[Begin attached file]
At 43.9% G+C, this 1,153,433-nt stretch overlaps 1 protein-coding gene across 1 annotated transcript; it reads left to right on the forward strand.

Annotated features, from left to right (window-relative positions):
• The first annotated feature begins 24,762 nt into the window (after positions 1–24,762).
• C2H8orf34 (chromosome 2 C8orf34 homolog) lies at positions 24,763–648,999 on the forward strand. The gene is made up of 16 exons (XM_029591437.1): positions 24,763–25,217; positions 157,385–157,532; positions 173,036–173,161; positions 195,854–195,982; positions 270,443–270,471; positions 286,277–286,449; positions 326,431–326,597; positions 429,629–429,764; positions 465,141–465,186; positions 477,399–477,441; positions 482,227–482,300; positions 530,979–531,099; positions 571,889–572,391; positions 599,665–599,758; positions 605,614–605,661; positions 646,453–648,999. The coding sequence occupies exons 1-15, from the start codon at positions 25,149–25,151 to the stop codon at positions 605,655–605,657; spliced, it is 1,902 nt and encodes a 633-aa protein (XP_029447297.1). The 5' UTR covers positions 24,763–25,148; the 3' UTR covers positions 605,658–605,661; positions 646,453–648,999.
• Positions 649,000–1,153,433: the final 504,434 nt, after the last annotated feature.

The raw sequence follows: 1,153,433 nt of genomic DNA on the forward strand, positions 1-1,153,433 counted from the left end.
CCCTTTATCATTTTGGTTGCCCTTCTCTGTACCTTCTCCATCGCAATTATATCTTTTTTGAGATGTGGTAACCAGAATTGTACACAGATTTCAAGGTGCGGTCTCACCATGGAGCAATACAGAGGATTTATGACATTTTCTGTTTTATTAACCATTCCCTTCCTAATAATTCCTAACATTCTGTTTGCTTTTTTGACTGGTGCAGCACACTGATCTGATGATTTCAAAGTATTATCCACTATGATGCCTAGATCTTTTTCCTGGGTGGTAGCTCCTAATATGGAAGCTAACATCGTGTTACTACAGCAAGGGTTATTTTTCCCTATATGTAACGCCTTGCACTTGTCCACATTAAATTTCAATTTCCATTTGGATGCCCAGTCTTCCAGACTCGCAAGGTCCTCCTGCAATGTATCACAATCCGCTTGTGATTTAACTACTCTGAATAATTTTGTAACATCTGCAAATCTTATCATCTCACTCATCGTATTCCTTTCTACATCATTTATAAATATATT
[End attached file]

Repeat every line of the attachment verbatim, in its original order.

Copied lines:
At 43.9% G+C, this 1,153,433-nt stretch overlaps 1 protein-coding gene across 1 annotated transcript; it reads left to right on the forward strand.

Annotated features, from left to right (window-relative positions):
• The first annotated feature begins 24,762 nt into the window (after positions 1–24,762).
• C2H8orf34 (chromosome 2 C8orf34 homolog) lies at positions 24,763–648,999 on the forward strand. The gene is made up of 16 exons (XM_029591437.1): positions 24,763–25,217; positions 157,385–157,532; positions 173,036–173,161; positions 195,854–195,982; positions 270,443–270,471; positions 286,277–286,449; positions 326,431–326,597; positions 429,629–429,764; positions 465,141–465,186; positions 477,399–477,441; positions 482,227–482,300; positions 530,979–531,099; positions 571,889–572,391; positions 599,665–599,758; positions 605,614–605,661; positions 646,453–648,999. The coding sequence occupies exons 1-15, from the start codon at positions 25,149–25,151 to the stop codon at positions 605,655–605,657; spliced, it is 1,902 nt and encodes a 633-aa protein (XP_029447297.1). The 5' UTR covers positions 24,763–25,148; the 3' UTR covers positions 605,658–605,661; positions 646,453–648,999.
• Positions 649,000–1,153,433: the final 504,434 nt, after the last annotated feature.

The raw sequence follows: 1,153,433 nt of genomic DNA on the forward strand, positions 1-1,153,433 counted from the left end.
CCCTTTATCATTTTGGTTGCCCTTCTCTGTACCTTCTCCATCGCAATTATATCTTTTTTGAGATGTGGTAACCAGAATTGTACACAGATTTCAAGGTGCGGTCTCACCATGGAGCAATACAGAGGATTTATGACATTTTCTGTTTTATTAACCATTCCCTTCCTAATAATTCCTAACATTCTGTTTGCTTTTTTGACTGGTGCAGCACACTGATCTGATGATTTCAAAGTATTATCCACTATGATGCCTAGATCTTTTTCCTGGGTGGTAGCTCCTAATATGGAAGCTAACATCGTGTTACTACAGCAAGGGTTATTTTTCCCTATATGTAACGCCTTGCACTTGTCCACATTAAATTTCAATTTCCATTTGGATGCCCAGTCTTCCAGACTCGCAAGGTCCTCCTGCAATGTATCACAATCCGCTTGTGATTTAACTACTCTGAATAATTTTGTAACATCTGCAAATCTTATCATCTCACTCATCGTATTCCTTTCTACATCATTTATAAATATATT